Announcement: Partner Survey is live


Welcome to our Hunger-Fighting Partners page

What is a hunger-fighting partner?

Food Recovery Network includes more than 250 hunger-fighting partners. These nonprofits receive food donated through FRN chapters and serve it to community members, free of charge. As pillars of support for communities, as well as the backbones of FRN programs, hunger-fighting partners serve on the front lines of the fight to end hunger in the United States.

The Bill Emerson Good Samaritan Act protects nonprofit organizations from liability when serving donated food. For this reason, FRN's hunger-fighting partners meet the Bill Emerson Act's requirements for nonprofits: they operate for religious, charitable, or educational purposes, and do not provide net earnings to, or operate in any other manner that inures to the benefit of, any officer, employee, or shareholder of the entity.

Who are our hunger-fighting partners?

FRN’s hunger-fighting partners stretch far and wide throughout the country. They include a variety of models, clientele, and services.

ORGANIZATION TYPES

Food Bank, Food Pantry, On-Campus Food Pantry, Shelter, Soup Kitchen, Place of Worship, Community Center, After School Program, Senior Center, and more

Services Provided

Cooked Meals, Food Pantry, Shelter, Counseling Serives, Hygiene Services or Supplies, Substance Abuse Treatment/Rehabilitation Programs, Medical Care, Educational Programs for Youth, Adult Education/Job Training/Life Skills/Work Programs, Spiritual Support, Advocacy, Financial Assistance, Documentation Services, Support Groups, Referrals, and more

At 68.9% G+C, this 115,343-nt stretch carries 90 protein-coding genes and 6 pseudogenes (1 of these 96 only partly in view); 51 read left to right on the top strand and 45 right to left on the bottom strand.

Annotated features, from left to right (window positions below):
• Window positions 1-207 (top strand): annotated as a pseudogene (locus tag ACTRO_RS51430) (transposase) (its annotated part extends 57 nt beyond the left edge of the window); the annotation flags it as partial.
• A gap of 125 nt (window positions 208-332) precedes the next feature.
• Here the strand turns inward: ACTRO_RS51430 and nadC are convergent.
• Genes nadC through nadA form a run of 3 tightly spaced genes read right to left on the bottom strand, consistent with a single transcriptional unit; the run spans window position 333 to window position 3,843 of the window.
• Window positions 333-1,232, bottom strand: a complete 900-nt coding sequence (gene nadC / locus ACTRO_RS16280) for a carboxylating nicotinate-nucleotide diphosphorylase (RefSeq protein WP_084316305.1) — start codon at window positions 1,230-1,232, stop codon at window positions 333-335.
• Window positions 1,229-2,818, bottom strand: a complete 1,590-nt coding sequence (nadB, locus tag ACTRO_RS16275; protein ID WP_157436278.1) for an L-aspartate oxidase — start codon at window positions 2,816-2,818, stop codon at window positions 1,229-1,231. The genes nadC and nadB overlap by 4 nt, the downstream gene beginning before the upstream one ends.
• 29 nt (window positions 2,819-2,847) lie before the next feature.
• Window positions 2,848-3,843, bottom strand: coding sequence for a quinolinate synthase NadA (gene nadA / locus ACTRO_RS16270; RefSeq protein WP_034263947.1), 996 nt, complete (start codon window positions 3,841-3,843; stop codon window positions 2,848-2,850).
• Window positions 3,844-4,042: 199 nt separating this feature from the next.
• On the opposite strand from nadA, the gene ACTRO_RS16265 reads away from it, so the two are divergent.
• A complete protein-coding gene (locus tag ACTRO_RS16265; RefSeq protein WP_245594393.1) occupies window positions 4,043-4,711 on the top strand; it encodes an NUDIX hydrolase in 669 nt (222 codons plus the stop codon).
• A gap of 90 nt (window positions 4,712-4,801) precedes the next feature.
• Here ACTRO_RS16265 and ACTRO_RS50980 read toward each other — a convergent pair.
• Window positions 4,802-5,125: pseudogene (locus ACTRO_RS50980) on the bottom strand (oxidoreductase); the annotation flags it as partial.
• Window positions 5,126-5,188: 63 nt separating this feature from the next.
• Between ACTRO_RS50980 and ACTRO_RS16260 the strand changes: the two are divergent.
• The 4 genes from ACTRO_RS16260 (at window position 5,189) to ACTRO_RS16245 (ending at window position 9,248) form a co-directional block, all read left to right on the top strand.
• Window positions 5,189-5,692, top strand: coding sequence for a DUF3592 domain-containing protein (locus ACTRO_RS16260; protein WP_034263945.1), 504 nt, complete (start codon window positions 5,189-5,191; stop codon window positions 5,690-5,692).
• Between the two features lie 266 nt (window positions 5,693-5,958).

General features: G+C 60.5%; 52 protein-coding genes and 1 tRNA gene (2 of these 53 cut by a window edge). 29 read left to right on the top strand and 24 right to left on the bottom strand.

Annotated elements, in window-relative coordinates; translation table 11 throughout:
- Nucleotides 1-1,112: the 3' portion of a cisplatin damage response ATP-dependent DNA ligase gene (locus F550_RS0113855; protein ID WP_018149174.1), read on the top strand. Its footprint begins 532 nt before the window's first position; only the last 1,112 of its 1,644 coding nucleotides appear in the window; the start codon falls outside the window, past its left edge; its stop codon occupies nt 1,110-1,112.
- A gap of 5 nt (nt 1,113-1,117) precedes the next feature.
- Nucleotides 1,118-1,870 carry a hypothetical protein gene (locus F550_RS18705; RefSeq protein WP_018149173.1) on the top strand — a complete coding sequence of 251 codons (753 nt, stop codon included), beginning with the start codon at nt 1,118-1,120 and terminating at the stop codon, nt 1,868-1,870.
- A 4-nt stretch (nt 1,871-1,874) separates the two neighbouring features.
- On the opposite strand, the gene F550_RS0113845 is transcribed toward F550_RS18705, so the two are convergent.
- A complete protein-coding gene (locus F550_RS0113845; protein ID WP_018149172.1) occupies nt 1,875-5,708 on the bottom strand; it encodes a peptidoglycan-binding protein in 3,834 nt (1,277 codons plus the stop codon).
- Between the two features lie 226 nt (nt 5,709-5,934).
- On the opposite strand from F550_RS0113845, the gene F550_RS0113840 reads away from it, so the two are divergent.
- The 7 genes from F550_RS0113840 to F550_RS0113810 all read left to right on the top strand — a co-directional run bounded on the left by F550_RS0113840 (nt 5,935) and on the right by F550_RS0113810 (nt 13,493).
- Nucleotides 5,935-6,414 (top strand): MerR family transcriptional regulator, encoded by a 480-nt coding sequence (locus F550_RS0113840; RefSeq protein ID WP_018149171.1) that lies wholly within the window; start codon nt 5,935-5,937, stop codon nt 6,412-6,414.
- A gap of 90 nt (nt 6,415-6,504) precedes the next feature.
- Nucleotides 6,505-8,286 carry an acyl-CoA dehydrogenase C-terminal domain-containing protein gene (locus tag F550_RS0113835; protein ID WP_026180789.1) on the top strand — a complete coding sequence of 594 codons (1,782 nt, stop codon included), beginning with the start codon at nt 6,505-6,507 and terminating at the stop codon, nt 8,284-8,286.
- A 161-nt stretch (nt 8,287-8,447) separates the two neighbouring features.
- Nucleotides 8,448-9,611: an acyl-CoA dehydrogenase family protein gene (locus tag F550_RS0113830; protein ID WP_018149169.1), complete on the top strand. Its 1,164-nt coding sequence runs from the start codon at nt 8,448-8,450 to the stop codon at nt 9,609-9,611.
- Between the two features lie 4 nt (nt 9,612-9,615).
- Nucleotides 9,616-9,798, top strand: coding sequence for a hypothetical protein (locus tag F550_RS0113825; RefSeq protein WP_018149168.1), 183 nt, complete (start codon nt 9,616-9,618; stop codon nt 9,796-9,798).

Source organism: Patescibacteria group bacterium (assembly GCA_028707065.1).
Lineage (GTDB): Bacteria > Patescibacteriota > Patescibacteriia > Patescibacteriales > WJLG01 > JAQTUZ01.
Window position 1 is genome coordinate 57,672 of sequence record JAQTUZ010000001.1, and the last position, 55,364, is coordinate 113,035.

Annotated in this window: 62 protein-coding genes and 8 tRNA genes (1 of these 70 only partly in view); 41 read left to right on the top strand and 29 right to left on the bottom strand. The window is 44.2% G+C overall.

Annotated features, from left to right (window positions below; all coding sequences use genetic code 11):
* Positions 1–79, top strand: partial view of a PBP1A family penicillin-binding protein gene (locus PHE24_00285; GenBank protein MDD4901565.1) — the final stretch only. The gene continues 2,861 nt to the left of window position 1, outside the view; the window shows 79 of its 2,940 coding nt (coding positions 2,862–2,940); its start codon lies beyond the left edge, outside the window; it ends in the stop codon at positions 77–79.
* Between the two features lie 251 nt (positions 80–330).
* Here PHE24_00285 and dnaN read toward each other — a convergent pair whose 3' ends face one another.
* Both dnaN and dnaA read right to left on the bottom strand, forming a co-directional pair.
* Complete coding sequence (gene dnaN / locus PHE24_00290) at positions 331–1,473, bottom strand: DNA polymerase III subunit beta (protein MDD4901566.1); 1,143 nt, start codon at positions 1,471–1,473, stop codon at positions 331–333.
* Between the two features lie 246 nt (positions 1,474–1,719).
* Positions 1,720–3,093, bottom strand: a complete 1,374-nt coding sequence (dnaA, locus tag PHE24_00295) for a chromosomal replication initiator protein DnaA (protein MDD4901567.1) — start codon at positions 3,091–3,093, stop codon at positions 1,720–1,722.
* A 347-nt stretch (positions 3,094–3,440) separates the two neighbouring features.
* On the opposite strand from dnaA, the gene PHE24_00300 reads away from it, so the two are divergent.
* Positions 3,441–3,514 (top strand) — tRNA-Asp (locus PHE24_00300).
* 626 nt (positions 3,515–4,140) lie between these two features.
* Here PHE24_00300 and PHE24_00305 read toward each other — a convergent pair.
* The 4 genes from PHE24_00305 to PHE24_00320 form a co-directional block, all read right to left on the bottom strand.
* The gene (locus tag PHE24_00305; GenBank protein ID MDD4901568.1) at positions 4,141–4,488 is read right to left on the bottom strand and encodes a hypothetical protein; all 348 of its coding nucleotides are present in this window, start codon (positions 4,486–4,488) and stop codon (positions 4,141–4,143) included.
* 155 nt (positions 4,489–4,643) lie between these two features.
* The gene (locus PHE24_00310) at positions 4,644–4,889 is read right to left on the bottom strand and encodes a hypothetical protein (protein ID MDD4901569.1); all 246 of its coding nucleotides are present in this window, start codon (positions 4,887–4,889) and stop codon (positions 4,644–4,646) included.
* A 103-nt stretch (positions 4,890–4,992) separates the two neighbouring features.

Populations Served

Homeless, Children/Youth, Elderly, Veterans, Unemployed/Underemployed, Former Inmates, Survivors of Abuse, Recent Immigrants/Refugees, Physically Disabled, Intellectually/Developmentally Disabled, Addicts, At-Risk Teens, Mentally Ill, Women, Men, Families, Food-Insecure Students on a College Campus, and more

Interested in joining the network?

First, please read our Frequently Asked Questions (below). Then check out our chapters page to see if there’s an FRN chapter near you! Feel free to contact student leaders with site-specific inquiries. 

 

Frequently Asked Questions (FAQs) for Hunger-Fighting Partners



What is Food Recovery Network?

Food Recovery Network (FRN) is a student-led movement against food waste and hunger in the United States. As a national network of college students, food businesses, and hunger-fighting nonprofits, we connect food-insecure communities with surplus food. The movement began at the University of Maryland in 2011, and in just five years we’ve grown into a national network of 198 chapters in 44 states that have donated more than 1.6 million pounds of food! Learn more about FRN’s model and impact here.

What are the benefits of joining Food Recovery Network?

There are many benefits to partnering with FRN, but the first and foremost is regular fresh food donations. Recovered food varies depending on the donor and the community; hunger-fighting partners and FRN student chapters should discuss the details of these exchanges together.

FRN’s nonprofit partners report positive experiences from being part of the network; for example, 81 percent of nonprofit partners report that recovered food from FRN introduces more variety to the food they provide, and 71 percent report that working with FRN saves money that their organization can use for other purposes.